The Blackbird is a Little Late
I have been rather dubious about this poem, so it has been sitting on my laptop for over a week. In fact, I had forgotten about it altogether until I ran across it today.
I’ve decided to go ahead and post it with some further alterations (it has had many already). Perhaps, despite my misgivings over the flow of the lines, you will be able to see with me the dark bird silhouetted against the sky for a few moment’s bliss of breeze and motion.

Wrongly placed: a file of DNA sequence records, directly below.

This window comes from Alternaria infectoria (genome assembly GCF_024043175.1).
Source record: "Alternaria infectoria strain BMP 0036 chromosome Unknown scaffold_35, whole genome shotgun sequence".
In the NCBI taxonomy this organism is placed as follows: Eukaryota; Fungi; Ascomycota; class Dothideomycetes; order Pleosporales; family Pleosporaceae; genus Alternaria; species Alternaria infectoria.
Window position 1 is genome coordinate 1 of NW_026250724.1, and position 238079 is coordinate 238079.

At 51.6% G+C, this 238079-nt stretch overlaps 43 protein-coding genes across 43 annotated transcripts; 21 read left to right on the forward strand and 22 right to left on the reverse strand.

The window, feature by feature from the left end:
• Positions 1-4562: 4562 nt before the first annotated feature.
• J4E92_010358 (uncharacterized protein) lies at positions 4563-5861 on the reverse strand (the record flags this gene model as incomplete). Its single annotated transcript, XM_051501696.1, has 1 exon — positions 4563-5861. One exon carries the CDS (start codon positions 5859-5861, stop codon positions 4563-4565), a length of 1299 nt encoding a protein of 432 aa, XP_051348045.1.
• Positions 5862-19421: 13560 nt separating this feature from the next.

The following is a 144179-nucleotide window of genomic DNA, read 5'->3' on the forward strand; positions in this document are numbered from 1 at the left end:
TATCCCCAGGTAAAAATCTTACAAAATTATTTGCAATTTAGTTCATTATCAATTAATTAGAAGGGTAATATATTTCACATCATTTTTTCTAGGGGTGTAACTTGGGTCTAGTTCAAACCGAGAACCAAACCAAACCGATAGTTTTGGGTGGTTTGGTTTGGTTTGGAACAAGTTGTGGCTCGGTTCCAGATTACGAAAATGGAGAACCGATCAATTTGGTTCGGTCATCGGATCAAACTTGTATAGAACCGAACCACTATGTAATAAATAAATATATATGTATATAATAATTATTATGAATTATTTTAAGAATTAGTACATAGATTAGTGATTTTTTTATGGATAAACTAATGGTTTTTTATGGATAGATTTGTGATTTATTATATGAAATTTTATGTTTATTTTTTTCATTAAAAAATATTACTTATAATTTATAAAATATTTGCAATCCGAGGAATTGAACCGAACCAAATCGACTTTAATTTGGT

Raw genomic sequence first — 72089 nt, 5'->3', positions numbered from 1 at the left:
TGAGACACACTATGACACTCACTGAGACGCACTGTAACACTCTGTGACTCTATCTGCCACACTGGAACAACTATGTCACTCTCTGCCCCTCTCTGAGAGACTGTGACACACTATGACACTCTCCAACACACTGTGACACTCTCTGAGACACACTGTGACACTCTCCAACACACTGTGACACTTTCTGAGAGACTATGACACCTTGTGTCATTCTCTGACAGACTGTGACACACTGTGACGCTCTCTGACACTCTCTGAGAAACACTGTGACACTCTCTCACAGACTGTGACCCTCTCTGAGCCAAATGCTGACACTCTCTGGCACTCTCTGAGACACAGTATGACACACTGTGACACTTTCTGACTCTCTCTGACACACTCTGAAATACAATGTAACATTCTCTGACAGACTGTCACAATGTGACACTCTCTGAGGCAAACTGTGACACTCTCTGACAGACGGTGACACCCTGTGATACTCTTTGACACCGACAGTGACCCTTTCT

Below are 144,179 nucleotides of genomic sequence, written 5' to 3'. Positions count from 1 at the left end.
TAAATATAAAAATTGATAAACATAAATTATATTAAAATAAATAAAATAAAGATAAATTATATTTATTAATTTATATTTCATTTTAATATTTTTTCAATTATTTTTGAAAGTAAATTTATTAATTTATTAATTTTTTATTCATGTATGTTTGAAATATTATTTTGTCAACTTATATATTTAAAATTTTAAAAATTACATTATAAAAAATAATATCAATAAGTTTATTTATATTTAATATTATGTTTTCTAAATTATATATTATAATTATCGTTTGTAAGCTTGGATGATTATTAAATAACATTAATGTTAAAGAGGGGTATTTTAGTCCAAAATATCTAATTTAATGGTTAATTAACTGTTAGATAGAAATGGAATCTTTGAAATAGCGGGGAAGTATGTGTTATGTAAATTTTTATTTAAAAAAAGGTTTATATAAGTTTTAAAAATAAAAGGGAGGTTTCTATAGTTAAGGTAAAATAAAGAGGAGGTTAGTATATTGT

The bird I am describing is the red-winged blackbird of Midwestern fields: glossy black with a brilliant red spot on each wing.
Buoyed by the breeze you pause
One moment in the endless blue
(Where only one small cloud or two
Lie lightly as a shred of gauze).
The wind arcs up beneath your wings
Which curve and dance within its clasp;
A moment’s monarch in its grasp,
You see the hill below you swing;
You hover while the lissome breeze
That lifts your sable feathers there
Still bids you balance on the air;
You linger near the shadowed trees
That whisper promised welcome; green
They beckon to your watching eye;
The breeze flits elsewhere, and you fly
Within their shadows, dark, unseen.